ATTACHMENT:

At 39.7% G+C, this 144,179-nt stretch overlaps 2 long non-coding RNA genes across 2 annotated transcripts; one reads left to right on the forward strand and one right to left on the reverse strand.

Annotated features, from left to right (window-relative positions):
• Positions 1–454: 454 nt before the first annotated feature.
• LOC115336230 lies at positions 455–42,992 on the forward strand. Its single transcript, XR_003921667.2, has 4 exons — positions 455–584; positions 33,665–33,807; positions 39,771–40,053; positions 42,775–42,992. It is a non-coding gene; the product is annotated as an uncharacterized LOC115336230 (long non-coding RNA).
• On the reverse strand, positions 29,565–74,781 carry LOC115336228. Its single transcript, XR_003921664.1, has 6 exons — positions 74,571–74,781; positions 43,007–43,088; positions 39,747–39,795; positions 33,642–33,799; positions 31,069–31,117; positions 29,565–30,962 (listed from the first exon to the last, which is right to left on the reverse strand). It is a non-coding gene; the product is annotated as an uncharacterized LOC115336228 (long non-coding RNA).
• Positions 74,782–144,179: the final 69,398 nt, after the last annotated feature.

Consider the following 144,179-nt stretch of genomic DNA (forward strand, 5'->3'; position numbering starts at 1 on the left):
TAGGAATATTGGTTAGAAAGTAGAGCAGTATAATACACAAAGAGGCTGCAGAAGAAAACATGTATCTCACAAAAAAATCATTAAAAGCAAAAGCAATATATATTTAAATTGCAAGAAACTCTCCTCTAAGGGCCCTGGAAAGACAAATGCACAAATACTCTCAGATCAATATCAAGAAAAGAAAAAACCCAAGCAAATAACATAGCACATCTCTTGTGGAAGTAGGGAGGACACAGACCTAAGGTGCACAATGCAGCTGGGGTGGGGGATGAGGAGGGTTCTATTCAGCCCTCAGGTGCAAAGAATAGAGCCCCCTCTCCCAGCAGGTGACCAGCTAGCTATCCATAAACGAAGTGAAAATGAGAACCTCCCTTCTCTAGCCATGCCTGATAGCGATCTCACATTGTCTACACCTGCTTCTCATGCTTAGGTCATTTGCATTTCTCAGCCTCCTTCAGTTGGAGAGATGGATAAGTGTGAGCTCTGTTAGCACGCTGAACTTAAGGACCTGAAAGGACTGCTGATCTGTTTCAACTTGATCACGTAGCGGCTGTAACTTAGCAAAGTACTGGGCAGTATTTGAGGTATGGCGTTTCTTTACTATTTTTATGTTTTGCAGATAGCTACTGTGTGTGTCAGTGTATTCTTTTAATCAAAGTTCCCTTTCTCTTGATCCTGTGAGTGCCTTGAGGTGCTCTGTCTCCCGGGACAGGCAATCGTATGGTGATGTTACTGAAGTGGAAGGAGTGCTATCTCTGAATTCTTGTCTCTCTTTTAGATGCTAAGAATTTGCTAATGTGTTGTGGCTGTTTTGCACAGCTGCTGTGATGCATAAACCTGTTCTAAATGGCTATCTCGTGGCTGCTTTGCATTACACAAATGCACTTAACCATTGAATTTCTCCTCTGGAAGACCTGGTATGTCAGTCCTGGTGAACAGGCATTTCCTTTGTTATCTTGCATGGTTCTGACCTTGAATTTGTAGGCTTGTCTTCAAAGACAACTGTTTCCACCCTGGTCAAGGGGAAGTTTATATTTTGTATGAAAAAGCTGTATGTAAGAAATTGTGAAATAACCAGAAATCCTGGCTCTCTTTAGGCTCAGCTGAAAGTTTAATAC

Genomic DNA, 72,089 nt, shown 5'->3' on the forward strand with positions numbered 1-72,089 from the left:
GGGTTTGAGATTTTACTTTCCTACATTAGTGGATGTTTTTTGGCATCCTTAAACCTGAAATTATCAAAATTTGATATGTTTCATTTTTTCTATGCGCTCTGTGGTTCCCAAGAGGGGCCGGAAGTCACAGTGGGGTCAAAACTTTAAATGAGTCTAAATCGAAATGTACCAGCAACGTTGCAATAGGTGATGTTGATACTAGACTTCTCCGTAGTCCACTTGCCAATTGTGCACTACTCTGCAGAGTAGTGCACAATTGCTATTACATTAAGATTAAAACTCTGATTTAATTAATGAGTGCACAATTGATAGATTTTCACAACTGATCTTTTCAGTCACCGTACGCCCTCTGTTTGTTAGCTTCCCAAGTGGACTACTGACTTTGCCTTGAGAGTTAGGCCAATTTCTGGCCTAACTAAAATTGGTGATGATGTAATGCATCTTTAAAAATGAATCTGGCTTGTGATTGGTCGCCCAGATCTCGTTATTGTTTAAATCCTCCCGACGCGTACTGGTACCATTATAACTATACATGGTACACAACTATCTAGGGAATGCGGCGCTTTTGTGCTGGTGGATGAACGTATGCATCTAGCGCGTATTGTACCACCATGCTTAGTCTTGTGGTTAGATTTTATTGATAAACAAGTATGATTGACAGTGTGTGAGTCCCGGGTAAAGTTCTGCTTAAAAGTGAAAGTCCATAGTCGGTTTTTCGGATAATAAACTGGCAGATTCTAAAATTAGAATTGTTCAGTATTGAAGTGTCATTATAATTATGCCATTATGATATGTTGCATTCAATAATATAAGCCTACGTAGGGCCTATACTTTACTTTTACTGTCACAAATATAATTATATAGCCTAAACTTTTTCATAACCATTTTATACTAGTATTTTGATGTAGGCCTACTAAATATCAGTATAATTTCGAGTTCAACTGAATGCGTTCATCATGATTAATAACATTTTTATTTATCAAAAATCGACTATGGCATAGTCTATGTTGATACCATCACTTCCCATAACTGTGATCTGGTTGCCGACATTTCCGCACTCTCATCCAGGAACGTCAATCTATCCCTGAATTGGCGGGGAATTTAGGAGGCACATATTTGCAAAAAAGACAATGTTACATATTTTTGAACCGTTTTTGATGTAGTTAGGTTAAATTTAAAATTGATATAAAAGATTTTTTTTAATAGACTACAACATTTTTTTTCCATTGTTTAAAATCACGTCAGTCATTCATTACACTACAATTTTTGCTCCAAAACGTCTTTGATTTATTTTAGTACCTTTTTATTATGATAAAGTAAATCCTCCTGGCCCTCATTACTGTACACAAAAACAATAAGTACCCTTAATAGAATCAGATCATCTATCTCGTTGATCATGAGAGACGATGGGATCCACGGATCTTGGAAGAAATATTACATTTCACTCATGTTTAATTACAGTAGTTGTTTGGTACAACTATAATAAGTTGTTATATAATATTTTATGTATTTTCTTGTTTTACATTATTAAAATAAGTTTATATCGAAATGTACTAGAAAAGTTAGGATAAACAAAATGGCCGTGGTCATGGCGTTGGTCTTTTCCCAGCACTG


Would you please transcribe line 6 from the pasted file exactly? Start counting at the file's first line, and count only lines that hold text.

• Positions 74,782–144,179: the final 69,398 nt, after the last annotated feature.